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Will Japanese Companies Be Able to Survive in the Century of Data?

post date : 2019.08.14

In their August issues, Japan’s major monthly magazines discussed various topics surrounding data, such as whether it would be better to encourage competition by regulating the world’s IT companies which are continuing to grow ever larger with the massive amounts of data they control, or whether their monopolies should be recognized and taken advantage of. They also discussed whether Japanese companies would be able to survive in this new age of the data economy.




■ Chuokoron, August, Feature—The Blind Spot of GAFA Regulation: Competition or Monopoly


 Chuokoron started with an article of a conversation between journalist and media activist Daisuke Tsuda and Keio University professor Tatsuhiko Yamamoto titled “Resist the Platform Empire with humanities knowledge,” in which the two discussed the pros and cons of regulating continually growing IT companies.


 Yamamoto explained that for data protection regulation of the major platforms represented by GAFA (Google, Apple, Facebook, and Amazon), the EU’s GDPR in 2018 was based on a data policy in Europe that revolved around a concept of “dignity,” in which individuals have the right to determine how their personal information is handled. However, he noted that Japan has no constitutional culture of respect or freedom to form the basis for its data policy.


 Using the example of how, as part of the regulations for platforms being prepared by the EU, the basis for search engine rankings will need to be displayed, Yamamoto explained that even though the information provided by platforms is not actually neutral, but is influenced by ideologies, and we are receiving information from this artificial “world,” most people are still unaware of its artificial and manipulated nature. Along with Tsuda, he mentioned that although the suggested products on Amazon and Yahoo Shopping are not simple suggestions, but are influenced by their suppliers, if people are told that the suggestions were made by an AI algorithm, then they believe that it is objective information, and so the two warned that public opinion could be manipulated with algorithms and AI.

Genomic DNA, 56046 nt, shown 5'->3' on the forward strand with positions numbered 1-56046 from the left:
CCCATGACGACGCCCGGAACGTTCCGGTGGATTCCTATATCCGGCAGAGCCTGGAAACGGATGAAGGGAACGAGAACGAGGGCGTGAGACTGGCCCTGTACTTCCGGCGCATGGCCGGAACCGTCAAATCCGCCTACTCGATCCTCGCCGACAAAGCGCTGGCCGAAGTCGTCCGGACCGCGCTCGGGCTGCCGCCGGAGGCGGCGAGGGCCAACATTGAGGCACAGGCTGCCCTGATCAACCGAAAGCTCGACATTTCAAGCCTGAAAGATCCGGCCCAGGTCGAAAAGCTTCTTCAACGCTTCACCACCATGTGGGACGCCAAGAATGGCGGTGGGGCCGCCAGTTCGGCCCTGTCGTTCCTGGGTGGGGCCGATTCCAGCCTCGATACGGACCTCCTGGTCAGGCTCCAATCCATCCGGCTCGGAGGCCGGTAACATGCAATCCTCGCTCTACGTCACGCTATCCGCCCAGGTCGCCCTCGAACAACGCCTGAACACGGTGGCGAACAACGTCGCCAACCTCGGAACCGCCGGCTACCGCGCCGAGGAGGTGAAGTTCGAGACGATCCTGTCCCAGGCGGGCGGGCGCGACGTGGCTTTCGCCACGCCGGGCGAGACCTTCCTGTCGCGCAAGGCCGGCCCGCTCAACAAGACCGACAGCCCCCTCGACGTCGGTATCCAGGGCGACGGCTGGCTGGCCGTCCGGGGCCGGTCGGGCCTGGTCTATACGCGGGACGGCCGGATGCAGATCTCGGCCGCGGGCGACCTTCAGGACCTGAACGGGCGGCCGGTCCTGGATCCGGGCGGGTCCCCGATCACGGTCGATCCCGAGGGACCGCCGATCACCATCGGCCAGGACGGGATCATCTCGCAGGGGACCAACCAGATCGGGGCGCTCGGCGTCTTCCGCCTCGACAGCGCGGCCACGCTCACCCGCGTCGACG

Yamamoto also commented that the USA “has a constitutional culture that emphasizes liberty from the government,” and Tsuda agreed that was related to the high level of freedom American platform companies enjoy.


Commenting on China’s strengths, Tsuda mentioned, “Both the government and private companies can gather the data necessary to maximize the effectiveness of a network through aggressive methods that would be unthinkable in Western developed countries,” and suggested that since Chinese citizens were accepting the rapid digital shift, technology such as AI and voice recognition was continuing to develop rapidly. Yamamoto stated that the sharing and consolidation of data was similar to the communist concept of sharing wealth, and so the people of China were ideologically disposed to accepting it.


Considering the above, Tsuda raised the issue that currently, there was no telling which of the three directions Japan would head in: a libertarian, market-principle society like the USA; a society like China where data is used as much as possible to manage and improve the efficiency of society; or a society like the EU, where there is more emphasis on the individual right to self-determination. In contrast, Yamamoto suggested that the ideal for Japan may be a type of pragmatism seeking a balance between those directions, but there was no telling whether that would work.


Furthermore, regarding the relationship between platforms and states, Yamamoto argued that it would be necessary to consider “whether to allow the major platforms to continue exist as they are now as social infrastructure and authoritative entities and impose special regulations on them, or whether to treat them as just another private company, and encourage competition among a variety of platforms.” Commenting that “As data is now ‘power,’ whoever obtains more data will become the authority. A free flow of data will lead to a distribution of power, and ensure freedom,” Yamamoto concludes that it is important for nations to have a policy encouraging competition, but suggested the problem was to what extent states should intervene.



 Chuokoron, August, Can Japanese Companies Survive in the Age of the Data Economy?


Next, Chuokoron had a special feature titled “Can Japanese Companies Survive in the Age of the Data Economy,” including interviews with experts by economic journalist Yoshihito Kishi.


In an interview with Denso technical adviser Takuya Oikawa titled “Japan’s weaknesses and potential from the viewpoint of someone who competed globally in software development,” Oikawa argued that if Japanese companies made the effort to change how they utilize data and carry out structural reforms, they would be able to compete with GAFA.


 Oikawa noted that with the massive changes to the environment surrounding the automobile industry, “The main factor behind the changes is the industry shifting to a service model, and there is a need for technology to use data as effectively as possible and for knowhow to commercialize it.” Stating, “GAFA have a lot of data, but nothing can be made with data alone. To take advantage of data in the real world, manufacturing industry knowhow and understanding of the culture of the sales area are necessary,” he emphasized the unique competitiveness of Japanese companies when it came to craftsmanship.